The curtain fell last night (10 September) on Broadway's longest running musical 'Cats'. After almost 18 years and 7485 performances, 'Cats' closed before a specially invited audience of fans and former cast members at the Winter Garden Theater. Throughtout the performance, the audience were encouraging the cast and almost brought to show to a stop after the 'Jellicle Ball' number where the cast recieved a rapturous applause. The original 'Grizabella', Betty Buckley commented
"It's just a wonderful show. It's great T.S. Eliot poems, of course. And it's set to wonderful music by Andrew Lloyd Webber," said Buckley. "I personally think it's like moving art, you know, it's so beautiful to look at. I can't imagine what it's going to be like around here without Cats."
The show's composer and co-producer, Andrew Lloyd Webber told the audience after the performance "It's possibly difficult for you to realize here, Cats was already a big hit in advance before we came to New York, but in London, it was a huge, huge risk. People don't believe this but we opened with quite a lot of our capital missing. The only thing I will say is musical theater has got to continue to take risks.", reitterating his calls for more risks to be taken in musical theatre.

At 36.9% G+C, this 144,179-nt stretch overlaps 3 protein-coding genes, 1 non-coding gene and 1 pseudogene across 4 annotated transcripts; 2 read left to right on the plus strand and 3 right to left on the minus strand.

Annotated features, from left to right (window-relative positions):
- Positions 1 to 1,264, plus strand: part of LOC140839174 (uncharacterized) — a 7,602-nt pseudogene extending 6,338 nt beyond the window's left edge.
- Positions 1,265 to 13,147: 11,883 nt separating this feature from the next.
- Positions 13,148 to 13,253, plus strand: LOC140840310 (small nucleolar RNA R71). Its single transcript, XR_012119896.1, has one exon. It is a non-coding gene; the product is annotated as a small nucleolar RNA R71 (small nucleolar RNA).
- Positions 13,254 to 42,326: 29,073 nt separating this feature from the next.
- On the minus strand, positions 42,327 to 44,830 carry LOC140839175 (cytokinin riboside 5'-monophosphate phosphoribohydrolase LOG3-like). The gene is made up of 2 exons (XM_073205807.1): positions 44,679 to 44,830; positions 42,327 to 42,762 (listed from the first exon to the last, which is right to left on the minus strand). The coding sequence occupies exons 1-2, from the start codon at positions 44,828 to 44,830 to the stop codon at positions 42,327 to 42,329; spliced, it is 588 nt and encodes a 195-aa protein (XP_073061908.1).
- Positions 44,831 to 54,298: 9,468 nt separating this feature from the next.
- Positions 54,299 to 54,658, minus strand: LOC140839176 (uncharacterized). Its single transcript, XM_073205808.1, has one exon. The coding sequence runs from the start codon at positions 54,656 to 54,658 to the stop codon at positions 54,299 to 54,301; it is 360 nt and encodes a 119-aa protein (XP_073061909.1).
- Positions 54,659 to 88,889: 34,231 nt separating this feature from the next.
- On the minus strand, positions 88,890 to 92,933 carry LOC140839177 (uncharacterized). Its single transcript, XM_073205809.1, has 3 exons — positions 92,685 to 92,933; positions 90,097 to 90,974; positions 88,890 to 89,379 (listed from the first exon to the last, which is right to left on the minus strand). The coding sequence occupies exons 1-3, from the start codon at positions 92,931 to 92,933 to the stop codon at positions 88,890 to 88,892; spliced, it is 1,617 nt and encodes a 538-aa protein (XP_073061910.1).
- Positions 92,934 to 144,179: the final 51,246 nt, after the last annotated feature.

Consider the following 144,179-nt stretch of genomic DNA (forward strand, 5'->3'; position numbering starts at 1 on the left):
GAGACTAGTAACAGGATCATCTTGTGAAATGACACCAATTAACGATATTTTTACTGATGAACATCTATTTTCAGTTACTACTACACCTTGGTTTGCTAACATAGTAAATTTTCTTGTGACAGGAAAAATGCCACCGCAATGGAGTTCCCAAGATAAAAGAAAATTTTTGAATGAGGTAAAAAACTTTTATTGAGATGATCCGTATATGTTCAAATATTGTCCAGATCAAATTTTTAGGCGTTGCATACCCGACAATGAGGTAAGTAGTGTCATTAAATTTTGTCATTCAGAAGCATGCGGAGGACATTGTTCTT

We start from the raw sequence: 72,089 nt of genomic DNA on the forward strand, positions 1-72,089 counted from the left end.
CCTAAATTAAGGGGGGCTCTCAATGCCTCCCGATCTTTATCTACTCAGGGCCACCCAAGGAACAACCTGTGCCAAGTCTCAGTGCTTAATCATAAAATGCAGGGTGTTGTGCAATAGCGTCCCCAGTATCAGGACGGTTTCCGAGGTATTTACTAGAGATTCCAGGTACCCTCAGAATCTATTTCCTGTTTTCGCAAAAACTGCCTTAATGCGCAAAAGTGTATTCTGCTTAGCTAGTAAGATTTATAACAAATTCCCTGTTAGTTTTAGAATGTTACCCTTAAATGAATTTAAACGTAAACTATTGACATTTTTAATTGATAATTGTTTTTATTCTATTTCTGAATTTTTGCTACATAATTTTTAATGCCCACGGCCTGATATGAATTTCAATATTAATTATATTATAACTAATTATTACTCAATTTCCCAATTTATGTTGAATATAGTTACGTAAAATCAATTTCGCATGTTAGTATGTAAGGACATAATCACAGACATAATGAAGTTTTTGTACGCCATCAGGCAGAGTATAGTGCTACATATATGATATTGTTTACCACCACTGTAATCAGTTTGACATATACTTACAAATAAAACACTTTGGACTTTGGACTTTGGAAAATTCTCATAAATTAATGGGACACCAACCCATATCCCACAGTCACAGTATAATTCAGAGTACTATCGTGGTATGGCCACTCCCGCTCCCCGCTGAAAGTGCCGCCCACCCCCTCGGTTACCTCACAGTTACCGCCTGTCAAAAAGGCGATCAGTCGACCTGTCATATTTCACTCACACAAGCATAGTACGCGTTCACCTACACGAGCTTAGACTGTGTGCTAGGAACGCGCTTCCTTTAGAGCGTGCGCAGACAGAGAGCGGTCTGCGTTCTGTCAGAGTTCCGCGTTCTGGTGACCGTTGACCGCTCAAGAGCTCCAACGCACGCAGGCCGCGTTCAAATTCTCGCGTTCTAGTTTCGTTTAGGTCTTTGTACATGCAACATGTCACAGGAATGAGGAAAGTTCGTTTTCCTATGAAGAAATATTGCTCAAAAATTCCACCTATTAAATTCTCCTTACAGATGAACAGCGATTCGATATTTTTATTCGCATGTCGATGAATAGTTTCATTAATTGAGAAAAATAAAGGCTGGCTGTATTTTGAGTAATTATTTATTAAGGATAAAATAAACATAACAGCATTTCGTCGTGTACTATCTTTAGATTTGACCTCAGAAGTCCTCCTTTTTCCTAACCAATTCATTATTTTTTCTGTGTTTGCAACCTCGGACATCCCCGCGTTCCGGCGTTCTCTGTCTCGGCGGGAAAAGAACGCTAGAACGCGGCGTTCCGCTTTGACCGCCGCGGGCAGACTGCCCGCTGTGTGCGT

Lloyd Webber called upon fellow producer Sir Cameron Mackintosh director Trevor Nunn and choreographer Gillian Lynne to join him on the stage as they waved goodbye under a shower of confetti as the audience cheered, shouted and even cried. Later the festivities moved from the theatre to a gala party, with Grucci fireworks, at Chelsea Piers, a sports and entertainment complex along the Hudson River. Lloyd Webber and Nunn did not attend as they ad to fly back to London.
When news of the closure was announced, people rushed to buy their tickets forcing the producers to extend the run an extra 3 months. Cats has been seen by over 10 million people on Broadway and has took over $400 million. The show continues to enjoy West End success.
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